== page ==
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Criminal Justice Reform
Follow all of our coverage of Washington’s plan to overhaul the federal criminal justice system, based on reforms Texas, Kentucky and Georgia implemented at the state level.
Congress’s plan to overhaul the federal prison system is drawing inspiration from Texas – where conservatives say prison reforms have saved taxpayers big money.
But the effort will pit some of Texas’s law-and-order conservatives against powerful fiscal hawks who have embraced prison reform for its potential savings.
Caught in the middle is Rep. Ted Poe, a conservative Texan sitting on the committee overseeing that process.
The former felony court judge and prosecutor is urging his colleagues not to cut costs by making violent offenders’ sentences more lenient.
He’s also under equal pressure from influential fiscal conservatives to adjust what’s now seen as an old-fashioned GOP take on criminal justice.
“Prisons were built for violent offenders, basically to keep certain people away from society,” Poe told the Star-Telegram. “When it comes to violent crime... I think those individuals should get as much time as the system can give them.”
Poe’s mission could be a lonely one. Known for the creative sentences he used to shame criminals as a judge, Poe hasn’t changed his hardline views on crime and punishment. His party, on the other hand, has reversed course, aligning more closely with Democrats on ths issue.
Conservatives championed tough sentencing policies for decades. Now they’re the ones driving Congress’s effort to overhaul the federal criminal justice system.
They say reducing the prison population is good fiscal policy, and holdouts in the party need to get on board.
“I wouldn’t call them ‘tough-on-crime’ Republicans, I would call them ‘1980’s lock ‘em up and throw away the key’ Republicans,” said Holly Harris, executive director of nonpartisan Justice Action Network, which works with both conservative and liberal groups that advocate for reform.
“There are fewer and fewer of them, and they’re going to become harder to find,” added Harris.
The House Judiciary Committee, a panel that includes Poe, intends to open debate on a proposal to beef up criminal rehabilitation programs, aimed at keeping criminals from returning to the system.
Some Democrats and Republicans want to go much further, changing the way prison sentences are determined in the first place.
Poe is proud of his work locking up criminals, and his staff still refers to him as “The Judge.”
He’s also a dedicated fiscal conservative — one reform advocates haven’t counted out as a potential ally for their cause.
“I’m glad that we’re reviewing our criminal justice system and prison system,” Poe said. “What Congress actually comes up with at the end of the day, I don’t know how it’s going to turn out.”
Poe’s tough-on-crime talk draws eye rolls from some in the conservative movement, who want their party to leave that in the past.
“The next generation of leaders, like [Utah Sen.] Mike Lee, are champions on this,” said Harris, who considers herself a conservative.
Lee, 46, is pushing the Senate to move its own criminal justice reforms. The Senate’s Judiciary Committee has approved legislation, but leaders haven’t brought it to a full floor vote.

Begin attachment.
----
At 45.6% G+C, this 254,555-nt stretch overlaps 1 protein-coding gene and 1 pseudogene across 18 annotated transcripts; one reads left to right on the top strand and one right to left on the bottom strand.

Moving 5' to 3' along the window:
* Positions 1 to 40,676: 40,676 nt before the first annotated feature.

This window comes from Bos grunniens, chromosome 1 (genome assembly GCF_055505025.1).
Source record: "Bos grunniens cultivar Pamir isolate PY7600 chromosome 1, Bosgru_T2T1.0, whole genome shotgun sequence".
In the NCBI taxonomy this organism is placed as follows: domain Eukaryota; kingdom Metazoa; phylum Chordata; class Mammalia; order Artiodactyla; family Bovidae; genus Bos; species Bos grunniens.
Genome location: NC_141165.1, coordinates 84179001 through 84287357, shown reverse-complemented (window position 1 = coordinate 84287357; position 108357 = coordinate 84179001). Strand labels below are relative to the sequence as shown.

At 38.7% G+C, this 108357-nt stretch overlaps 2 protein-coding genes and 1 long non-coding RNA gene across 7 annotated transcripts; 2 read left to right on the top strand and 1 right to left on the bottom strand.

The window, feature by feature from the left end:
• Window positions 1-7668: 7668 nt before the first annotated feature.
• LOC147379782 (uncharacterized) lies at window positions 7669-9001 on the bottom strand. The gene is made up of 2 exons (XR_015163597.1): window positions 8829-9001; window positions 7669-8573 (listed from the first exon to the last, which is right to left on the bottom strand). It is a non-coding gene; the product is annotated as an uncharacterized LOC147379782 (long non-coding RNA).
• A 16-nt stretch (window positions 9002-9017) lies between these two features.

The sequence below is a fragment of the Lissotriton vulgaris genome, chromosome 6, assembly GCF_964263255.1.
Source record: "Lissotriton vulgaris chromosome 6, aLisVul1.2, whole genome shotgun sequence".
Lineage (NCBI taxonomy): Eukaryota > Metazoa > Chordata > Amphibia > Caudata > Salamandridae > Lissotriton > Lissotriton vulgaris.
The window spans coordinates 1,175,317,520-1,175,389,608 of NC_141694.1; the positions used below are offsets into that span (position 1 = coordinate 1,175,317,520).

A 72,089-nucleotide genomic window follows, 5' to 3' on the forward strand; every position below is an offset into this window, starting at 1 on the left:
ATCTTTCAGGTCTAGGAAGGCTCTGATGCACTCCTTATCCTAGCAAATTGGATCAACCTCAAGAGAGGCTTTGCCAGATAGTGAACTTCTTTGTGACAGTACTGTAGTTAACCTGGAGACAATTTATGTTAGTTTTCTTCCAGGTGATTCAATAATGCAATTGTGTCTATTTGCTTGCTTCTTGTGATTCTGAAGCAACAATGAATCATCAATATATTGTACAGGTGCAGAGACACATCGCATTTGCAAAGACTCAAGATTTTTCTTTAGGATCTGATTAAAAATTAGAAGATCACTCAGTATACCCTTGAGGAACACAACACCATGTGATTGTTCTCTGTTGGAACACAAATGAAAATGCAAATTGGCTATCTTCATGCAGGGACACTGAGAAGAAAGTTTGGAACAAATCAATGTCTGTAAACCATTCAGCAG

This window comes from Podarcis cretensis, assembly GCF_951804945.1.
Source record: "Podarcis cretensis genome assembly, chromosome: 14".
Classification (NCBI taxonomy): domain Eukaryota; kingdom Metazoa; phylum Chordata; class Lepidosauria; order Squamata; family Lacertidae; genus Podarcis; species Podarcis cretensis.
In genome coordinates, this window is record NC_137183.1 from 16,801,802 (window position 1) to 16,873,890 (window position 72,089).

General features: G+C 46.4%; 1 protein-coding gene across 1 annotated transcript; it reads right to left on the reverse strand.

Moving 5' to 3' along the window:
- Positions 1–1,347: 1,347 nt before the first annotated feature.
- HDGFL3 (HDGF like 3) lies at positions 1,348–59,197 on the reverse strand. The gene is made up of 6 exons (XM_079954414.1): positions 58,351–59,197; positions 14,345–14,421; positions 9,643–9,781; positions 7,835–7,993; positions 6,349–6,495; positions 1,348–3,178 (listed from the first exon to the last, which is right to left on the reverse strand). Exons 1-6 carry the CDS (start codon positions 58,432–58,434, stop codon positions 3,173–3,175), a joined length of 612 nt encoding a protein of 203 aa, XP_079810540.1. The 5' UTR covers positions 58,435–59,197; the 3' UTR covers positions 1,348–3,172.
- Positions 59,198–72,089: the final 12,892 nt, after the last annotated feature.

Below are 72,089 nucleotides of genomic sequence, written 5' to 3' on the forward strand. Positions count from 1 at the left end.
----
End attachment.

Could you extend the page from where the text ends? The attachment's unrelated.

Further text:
House leaders now have a chance to design their own approach, one they think might have a better chance at getting President Donald Trump’s signature.
Trump’s Justice Department is still fully committed to tough sentencing, and Attorney General Jeff Sessions recently advised federal prosecutors to pursue the death penalty in some drug-related crimes. But GOP leaders believe the president could be open to a bill that focuses narrowly on prison reform.
Poe, who has leukemia and will retire at the end of the year. He hasn’t ruled out some reform.
“When it comes to drug cases, theft cases, non-violent crime, that’s one issue. But when it comes to violent crime, no,” said Poe. “If you want to deal with non-violent crimes in a different way, that’s something that should be considered, maybe.”
The conservative group FreedomWorks is among those lobbying lawmakers for reforms. Jason Pye, the group’s vice president of legislative affairs, said FreedomWorks had a positive meeting with Poe about its ideas last in February.
“Arguments against reform are fading away because of the success in the states, they’ve proven that it works,” said Pye.
Texas began overhauling its own prison system in 2007, investing in rehabilitative programs such as the ones Congress will soon consider. In a decade, the state’s incarceration rate fell by about 17 percent, while the crime rate fell by more than 30 percent. Georgia and South Carolina, also Republican-led, have implemented prison reforms too.
Poe says he sees room for improvement in the federal prison system. In particular, he’s worked on legislation to change the way it deals with crimes related to sex trafficking.
That bill, co-authored with Rep. Carolyn Maloney, a New York Democrat, expanded punishment to include people who seek to buy trafficked sex workers, not just the traffickers. It also made changes to the way the system deals with people who have been trafficked, treating them as victims instead of criminals.
“We need to make room in our prison system by moving out the nonviolent people [who] can change, so that we can have plenty of room for the violent offenders who commit these dastardly crimes, like sex slavery,” said Poe.